The hidden consequences of Success

I have been thinking a lot about success recently.

I think success is a very interesting dynamic for a business owner.

Every blog I seem to read these days is about failure.  It seems that “failure” is the new vogue and to succeed then you have to be prepared to fail.   

The Pareto Principle and your finances

I am fascinated by an Italian called Vilfredo Pareto

Born in 1848, Pareto was an economist obsessed with efficiency.  

He argued that “80% of the outcomes of something generally comes from 20% of the the causes”. 

This later famously became the “Pareto Principle”.  Sales people have used it for years to describe that 80% of sales often came from 20% of their customers.  

The lesson from Pareto?  

What is your Harajuku moment?

Around 4 years ago I fell out of love with financial advice.  

I found out that my father had been mis-sold pensions and investments by people he trusted.  The whole family finances suffered because of some very slick salesman who sold a very complicated scheme.  The result was disastrous.

I walked about for about an hour and I had quit the profession in my head.

Money Marketing Profile - Adam Carolan on Building NextGen Planners

It goes without saying that young advisers learn from those who are older and more experienced. But what is perhaps less obvious is that advisers in the early stages of their career can learn a lot from each other.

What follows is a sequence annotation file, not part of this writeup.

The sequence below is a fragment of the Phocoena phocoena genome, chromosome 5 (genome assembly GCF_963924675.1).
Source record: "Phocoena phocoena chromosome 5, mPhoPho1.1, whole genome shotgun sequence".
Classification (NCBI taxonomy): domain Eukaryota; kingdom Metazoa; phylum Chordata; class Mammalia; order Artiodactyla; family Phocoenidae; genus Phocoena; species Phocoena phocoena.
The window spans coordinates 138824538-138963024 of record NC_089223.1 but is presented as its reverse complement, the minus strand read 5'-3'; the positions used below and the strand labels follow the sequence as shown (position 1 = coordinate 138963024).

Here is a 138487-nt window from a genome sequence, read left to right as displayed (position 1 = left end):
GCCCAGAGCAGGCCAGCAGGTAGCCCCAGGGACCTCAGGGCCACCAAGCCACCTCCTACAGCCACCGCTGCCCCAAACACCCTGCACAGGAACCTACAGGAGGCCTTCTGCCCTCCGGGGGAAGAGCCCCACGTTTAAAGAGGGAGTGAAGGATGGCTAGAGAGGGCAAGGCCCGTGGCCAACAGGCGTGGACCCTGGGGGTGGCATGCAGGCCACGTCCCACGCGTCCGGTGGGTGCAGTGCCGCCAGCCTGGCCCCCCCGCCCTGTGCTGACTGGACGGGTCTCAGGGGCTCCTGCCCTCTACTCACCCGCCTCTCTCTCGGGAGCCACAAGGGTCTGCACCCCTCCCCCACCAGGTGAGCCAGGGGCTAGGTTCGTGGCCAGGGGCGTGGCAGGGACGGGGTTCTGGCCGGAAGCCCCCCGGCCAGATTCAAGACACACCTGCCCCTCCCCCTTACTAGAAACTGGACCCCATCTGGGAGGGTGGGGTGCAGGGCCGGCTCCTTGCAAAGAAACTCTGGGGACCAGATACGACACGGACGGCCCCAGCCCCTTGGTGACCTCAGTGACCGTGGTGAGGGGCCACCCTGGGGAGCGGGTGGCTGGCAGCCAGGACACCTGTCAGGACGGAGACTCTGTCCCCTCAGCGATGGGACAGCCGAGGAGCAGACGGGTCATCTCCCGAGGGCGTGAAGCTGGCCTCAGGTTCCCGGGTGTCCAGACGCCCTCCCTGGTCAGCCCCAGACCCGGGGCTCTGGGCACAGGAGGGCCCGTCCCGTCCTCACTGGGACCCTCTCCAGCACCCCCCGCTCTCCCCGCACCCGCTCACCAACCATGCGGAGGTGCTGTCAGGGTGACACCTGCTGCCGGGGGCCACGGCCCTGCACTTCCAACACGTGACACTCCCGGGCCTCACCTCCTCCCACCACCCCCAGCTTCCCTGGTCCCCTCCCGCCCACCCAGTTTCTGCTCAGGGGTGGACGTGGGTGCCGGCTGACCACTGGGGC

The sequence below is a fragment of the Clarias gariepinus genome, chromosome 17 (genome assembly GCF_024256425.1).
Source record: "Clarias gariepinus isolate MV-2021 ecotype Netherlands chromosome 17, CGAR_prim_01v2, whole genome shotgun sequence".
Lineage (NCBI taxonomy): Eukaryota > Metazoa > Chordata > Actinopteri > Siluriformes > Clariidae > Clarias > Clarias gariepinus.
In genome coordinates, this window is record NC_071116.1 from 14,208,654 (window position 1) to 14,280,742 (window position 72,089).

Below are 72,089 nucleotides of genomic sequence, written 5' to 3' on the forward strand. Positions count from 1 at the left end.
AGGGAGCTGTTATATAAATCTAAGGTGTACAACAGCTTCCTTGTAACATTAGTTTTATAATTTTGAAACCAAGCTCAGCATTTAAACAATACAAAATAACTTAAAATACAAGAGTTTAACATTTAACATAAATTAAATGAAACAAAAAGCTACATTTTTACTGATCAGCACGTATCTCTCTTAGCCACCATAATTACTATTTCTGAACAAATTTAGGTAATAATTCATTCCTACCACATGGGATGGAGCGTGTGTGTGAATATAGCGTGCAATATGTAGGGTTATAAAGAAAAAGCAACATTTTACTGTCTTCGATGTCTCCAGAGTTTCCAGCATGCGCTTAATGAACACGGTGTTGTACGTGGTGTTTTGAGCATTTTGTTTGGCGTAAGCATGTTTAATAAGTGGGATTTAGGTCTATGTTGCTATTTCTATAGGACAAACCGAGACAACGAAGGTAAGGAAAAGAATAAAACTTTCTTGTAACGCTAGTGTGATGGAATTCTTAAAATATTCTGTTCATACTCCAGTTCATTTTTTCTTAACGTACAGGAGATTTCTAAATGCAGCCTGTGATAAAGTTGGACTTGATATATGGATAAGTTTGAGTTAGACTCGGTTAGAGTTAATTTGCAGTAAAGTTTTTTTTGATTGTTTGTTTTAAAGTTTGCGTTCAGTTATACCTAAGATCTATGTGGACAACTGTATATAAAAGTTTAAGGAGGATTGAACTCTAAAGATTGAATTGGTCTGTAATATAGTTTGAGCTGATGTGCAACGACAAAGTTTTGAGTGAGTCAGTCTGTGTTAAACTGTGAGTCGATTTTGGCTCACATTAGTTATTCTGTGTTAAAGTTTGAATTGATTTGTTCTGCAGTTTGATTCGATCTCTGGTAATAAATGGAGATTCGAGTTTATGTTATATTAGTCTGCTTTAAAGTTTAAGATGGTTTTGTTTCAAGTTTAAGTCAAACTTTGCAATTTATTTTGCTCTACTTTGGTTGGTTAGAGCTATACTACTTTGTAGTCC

That realisation and the lack of opportunities for younger advisers to meet and share best practice inspired Xentum director Adam Carolan to launch NextGen Planners with Postcard Planning director Rohan Sivajoti.

What do I think good Financial Advice looks like

I have been pretty vocal about being disappointed about the state of the financial advisory profession.  I even co founded a company to help shape the future of Financial Advice called NextGen Planners.  

I do however think we are starting to see a sea of change in the financial advisory world.

Investing for your children

If you have read my blog for long enough now, you will know that I like to start off with a story.

When I was 16, my father gave me £2,000 to invest.  The money was really his but it was up to me to find the stocks to invest in.  

So off I went, into the back of the Daily Mail (don’t judge me).  Towards the back of the Daily Mail in the Business section, are a number of different share prices and companies with some brief performance figures.  I had made my mind up

Dear Challenger Banks

I love what you are doing.  I see a revolution emerging at the moment that puts financial control and transparency back in the consumers hands.  I love the innovation, the interfaces and the technology that you have built and I really like the ease of use which has left me scratching my head why it has taken so long to get to this point.

I do however have some headlines that I think you should pay notice to

Do you know your F you number?

Everywhere I look at the moment, I seem to find a business guru showing entrepreneurs how to “scale up” or “grow” or “plan your exit” and all those popular buzz terms.

I have a different phrase that needs to be addressed by a business owner - “Do you actually know your F you number”

Why are You Doing This?